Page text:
In 2020, the Pew Research Center recorded the most negative views towards China in key European countries such as Germany, the Netherlands, Spain, Sweden and the UK since their survey began. The decline was due in part to COVID-19, but it also revealed a marked distrust in President Xi as well, and “his ability to do the right thing regarding world affairs.”
Last year, the EU released its first-ever strategy for cooperation in the Indo-Pacific in which it identified China as a potential challenge.
The group has also recently imposed sanctions on Chinese officials for their role in alleged human rights abuses in Xinjiang – some of the harshest measures taken since the 1989 Tiananmen Square crackdown. And some of its members in eastern Europe – notably the Czech Republic and Lithuania – have sought closer ties with Taiwan.
Agathe Demarais, global forecasting director at the Economist Intelligence Unit, cautions that closer ties between China and Russia should be taken with a grain of salt.
“I think you have to always remember the disconnect between the statements that are made and the reality. Many times, when a country makes a statement, it is hoping to shake the narrative or change it,” she said.
China’s leadership, especially Xi, probably want smooth sailing until the 20th National Party Congress later in the year when major policy decisions are usually announced. The event will also stand out as Xi is seeking an unprecedented third term in office. While Xi has laid the groundwork for this to happen, he has several months to get through before he can be re-anointed as chairman of the Communist Party. Moreover, next month is the National People’s Congress, another important political gathering for Beijing.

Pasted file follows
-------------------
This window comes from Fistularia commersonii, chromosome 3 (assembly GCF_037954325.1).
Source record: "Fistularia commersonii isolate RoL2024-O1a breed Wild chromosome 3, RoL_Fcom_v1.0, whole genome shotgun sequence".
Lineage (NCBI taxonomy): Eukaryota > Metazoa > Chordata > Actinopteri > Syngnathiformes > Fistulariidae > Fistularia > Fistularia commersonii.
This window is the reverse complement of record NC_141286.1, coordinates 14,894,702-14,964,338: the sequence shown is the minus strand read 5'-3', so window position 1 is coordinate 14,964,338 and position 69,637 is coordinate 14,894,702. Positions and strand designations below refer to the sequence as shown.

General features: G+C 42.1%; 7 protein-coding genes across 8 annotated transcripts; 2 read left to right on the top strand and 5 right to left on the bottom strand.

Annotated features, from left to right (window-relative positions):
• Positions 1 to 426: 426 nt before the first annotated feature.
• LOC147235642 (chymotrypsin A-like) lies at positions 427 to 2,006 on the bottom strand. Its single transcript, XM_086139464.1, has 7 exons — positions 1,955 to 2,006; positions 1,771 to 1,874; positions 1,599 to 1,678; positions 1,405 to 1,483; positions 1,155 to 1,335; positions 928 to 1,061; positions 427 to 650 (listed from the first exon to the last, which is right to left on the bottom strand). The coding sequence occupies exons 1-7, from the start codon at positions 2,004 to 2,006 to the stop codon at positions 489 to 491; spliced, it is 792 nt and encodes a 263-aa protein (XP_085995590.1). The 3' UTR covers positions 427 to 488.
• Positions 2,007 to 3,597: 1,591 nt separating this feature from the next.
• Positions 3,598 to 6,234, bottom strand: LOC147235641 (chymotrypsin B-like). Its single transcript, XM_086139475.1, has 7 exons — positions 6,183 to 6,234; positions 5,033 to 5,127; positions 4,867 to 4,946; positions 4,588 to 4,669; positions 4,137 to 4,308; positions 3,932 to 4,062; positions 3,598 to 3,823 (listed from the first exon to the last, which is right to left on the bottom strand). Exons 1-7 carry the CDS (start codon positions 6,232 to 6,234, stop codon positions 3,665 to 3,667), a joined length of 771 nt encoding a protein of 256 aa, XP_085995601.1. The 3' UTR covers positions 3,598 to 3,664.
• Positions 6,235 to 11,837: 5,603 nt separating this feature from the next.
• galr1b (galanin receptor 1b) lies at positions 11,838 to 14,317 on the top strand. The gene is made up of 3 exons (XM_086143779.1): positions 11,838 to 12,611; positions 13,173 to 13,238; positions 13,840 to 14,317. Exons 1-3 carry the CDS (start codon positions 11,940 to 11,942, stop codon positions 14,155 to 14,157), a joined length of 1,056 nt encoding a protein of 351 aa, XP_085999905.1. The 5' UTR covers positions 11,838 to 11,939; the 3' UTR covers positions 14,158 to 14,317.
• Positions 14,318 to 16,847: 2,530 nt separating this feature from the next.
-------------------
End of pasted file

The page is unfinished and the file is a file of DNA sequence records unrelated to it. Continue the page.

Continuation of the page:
Then there is the fact that for many in China, Russia is simply not that popular of an ally, said the EIU’s Demarais.
Despite a close relationship between Xi and Putin, who have met more than 30 times since 2013, Chinese people are more likely to remember China’s 1969 border conflict with the then-Soviet Union. They probably have little appetite for supporting a Russian conflict, however the government may feel.
Gitter notes that despite China’s many concerns, the timing of Russia’s moves on eastern Ukraine has not gone unnoticed. After months of tension, it was not until the all-important Winter Olympics in Beijing had ended that Putin was finally moved to action.
“One has to wonder if Putin directly or indirectly let Xi Jinping know this was coming during their recent meeting,” he said, remarking that the invasion failed to steal any Olympic limelight.
“It is not inconceivable that Xi committed China to materially spoiling Western attempts to censure and sanction Russia while still allowing itself the flexibility to pay lip service to UN Charter ideas like sovereignty and the equality of nations in pursuit of its other objectives.”